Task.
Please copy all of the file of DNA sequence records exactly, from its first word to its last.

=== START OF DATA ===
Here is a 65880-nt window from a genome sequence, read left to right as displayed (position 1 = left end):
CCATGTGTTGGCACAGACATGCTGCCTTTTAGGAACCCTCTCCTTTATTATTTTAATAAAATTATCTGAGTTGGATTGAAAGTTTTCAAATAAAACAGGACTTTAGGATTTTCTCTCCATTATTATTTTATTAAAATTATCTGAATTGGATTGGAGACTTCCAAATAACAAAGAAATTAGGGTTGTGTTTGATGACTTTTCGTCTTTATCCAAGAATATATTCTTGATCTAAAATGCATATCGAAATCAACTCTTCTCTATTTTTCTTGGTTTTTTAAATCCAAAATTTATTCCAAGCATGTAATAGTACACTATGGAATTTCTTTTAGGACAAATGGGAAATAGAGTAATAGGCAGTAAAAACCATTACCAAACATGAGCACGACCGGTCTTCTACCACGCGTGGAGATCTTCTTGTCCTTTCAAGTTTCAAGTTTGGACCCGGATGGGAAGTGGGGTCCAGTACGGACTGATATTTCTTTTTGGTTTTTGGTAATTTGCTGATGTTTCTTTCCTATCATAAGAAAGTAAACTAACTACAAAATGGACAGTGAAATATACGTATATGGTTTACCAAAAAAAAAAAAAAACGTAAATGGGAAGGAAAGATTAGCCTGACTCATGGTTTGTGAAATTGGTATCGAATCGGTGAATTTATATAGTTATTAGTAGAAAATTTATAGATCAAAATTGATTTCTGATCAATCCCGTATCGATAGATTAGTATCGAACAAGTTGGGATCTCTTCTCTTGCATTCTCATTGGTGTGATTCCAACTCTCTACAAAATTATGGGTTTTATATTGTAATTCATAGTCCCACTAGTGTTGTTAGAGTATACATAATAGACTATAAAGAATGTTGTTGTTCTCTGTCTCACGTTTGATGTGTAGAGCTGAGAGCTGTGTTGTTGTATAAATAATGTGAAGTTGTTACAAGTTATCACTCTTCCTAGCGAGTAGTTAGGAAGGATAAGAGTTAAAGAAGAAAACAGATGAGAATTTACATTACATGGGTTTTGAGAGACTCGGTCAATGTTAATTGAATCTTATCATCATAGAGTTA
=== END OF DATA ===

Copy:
Here is a 65880-nt window from a genome sequence, read left to right as displayed (position 1 = left end):
CCATGTGTTGGCACAGACATGCTGCCTTTTAGGAACCCTCTCCTTTATTATTTTAATAAAATTATCTGAGTTGGATTGAAAGTTTTCAAATAAAACAGGACTTTAGGATTTTCTCTCCATTATTATTTTATTAAAATTATCTGAATTGGATTGGAGACTTCCAAATAACAAAGAAATTAGGGTTGTGTTTGATGACTTTTCGTCTTTATCCAAGAATATATTCTTGATCTAAAATGCATATCGAAATCAACTCTTCTCTATTTTTCTTGGTTTTTTAAATCCAAAATTTATTCCAAGCATGTAATAGTACACTATGGAATTTCTTTTAGGACAAATGGGAAATAGAGTAATAGGCAGTAAAAACCATTACCAAACATGAGCACGACCGGTCTTCTACCACGCGTGGAGATCTTCTTGTCCTTTCAAGTTTCAAGTTTGGACCCGGATGGGAAGTGGGGTCCAGTACGGACTGATATTTCTTTTTGGTTTTTGGTAATTTGCTGATGTTTCTTTCCTATCATAAGAAAGTAAACTAACTACAAAATGGACAGTGAAATATACGTATATGGTTTACCAAAAAAAAAAAAAAACGTAAATGGGAAGGAAAGATTAGCCTGACTCATGGTTTGTGAAATTGGTATCGAATCGGTGAATTTATATAGTTATTAGTAGAAAATTTATAGATCAAAATTGATTTCTGATCAATCCCGTATCGATAGATTAGTATCGAACAAGTTGGGATCTCTTCTCTTGCATTCTCATTGGTGTGATTCCAACTCTCTACAAAATTATGGGTTTTATATTGTAATTCATAGTCCCACTAGTGTTGTTAGAGTATACATAATAGACTATAAAGAATGTTGTTGTTCTCTGTCTCACGTTTGATGTGTAGAGCTGAGAGCTGTGTTGTTGTATAAATAATGTGAAGTTGTTACAAGTTATCACTCTTCCTAGCGAGTAGTTAGGAAGGATAAGAGTTAAAGAAGAAAACAGATGAGAATTTACATTACATGGGTTTTGAGAGACTCGGTCAATGTTAATTGAATCTTATCATCATAGAGTTA